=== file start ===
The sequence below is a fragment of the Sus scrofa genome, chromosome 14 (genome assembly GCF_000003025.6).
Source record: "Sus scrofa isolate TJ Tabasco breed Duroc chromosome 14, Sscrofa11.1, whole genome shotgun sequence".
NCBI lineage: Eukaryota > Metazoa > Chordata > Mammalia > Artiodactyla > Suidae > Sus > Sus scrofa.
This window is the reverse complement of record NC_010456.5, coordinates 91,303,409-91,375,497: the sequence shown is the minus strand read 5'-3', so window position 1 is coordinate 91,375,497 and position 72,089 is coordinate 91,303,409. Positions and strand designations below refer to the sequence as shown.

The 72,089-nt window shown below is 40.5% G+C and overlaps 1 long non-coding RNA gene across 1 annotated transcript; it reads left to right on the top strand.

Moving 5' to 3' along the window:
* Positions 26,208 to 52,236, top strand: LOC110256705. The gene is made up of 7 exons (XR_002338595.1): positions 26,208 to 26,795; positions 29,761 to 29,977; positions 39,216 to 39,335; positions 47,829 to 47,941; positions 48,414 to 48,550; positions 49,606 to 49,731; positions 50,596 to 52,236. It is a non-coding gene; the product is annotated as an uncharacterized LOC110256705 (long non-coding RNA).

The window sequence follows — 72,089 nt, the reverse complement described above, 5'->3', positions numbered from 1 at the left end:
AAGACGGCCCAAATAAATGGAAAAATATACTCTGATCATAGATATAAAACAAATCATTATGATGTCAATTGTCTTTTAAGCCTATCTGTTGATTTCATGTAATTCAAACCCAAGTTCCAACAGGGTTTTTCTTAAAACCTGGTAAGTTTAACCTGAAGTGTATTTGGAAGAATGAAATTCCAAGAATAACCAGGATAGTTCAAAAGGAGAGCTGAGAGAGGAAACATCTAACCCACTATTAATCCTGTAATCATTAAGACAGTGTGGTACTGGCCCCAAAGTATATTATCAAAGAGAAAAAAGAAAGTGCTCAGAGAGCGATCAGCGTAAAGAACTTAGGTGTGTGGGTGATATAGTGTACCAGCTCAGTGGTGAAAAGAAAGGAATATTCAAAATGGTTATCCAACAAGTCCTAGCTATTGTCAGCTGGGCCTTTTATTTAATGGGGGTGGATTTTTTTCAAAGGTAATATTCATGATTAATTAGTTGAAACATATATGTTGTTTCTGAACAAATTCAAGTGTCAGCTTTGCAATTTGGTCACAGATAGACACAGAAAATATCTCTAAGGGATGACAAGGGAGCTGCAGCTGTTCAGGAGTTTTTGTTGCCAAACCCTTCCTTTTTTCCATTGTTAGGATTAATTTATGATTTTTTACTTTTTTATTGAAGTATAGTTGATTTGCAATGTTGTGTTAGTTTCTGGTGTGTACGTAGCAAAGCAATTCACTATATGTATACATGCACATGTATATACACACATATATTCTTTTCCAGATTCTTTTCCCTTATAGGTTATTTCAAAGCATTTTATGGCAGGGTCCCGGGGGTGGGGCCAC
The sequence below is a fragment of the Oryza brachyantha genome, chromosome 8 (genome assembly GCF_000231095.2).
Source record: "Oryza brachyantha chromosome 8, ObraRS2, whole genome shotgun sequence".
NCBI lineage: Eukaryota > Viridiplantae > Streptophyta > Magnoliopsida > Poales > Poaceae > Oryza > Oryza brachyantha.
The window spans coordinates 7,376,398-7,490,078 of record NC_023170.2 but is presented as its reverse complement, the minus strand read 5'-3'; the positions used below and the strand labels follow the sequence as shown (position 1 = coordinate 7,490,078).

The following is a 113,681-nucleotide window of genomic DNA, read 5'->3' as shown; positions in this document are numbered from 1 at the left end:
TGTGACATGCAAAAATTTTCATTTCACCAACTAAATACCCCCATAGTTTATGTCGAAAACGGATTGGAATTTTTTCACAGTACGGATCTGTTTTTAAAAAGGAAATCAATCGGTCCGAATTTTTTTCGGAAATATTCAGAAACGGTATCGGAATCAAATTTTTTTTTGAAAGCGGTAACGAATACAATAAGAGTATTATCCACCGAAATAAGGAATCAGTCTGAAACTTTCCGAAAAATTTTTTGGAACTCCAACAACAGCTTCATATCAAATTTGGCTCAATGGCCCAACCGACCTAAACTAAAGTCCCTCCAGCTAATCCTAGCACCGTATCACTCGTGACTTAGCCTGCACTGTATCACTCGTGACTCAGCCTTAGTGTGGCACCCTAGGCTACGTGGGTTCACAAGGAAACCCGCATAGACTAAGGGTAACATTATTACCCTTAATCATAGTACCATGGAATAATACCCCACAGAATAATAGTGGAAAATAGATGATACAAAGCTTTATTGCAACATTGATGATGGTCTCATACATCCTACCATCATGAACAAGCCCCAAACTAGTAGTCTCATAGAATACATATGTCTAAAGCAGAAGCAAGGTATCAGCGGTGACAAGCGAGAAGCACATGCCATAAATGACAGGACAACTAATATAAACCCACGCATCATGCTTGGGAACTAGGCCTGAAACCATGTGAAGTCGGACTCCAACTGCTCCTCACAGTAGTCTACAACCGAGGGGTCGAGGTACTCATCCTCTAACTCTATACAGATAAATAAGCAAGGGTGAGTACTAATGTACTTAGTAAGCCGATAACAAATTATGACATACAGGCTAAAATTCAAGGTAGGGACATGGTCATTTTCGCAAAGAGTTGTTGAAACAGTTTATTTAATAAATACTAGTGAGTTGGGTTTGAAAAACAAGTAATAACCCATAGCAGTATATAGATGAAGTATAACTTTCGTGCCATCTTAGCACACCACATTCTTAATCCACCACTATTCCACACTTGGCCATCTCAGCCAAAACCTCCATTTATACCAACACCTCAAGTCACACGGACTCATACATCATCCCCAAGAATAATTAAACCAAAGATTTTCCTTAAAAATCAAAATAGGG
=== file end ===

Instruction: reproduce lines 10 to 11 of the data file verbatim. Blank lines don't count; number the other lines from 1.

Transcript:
The sequence below is a fragment of the Oryza brachyantha genome, chromosome 8 (genome assembly GCF_000231095.2).
Source record: "Oryza brachyantha chromosome 8, ObraRS2, whole genome shotgun sequence".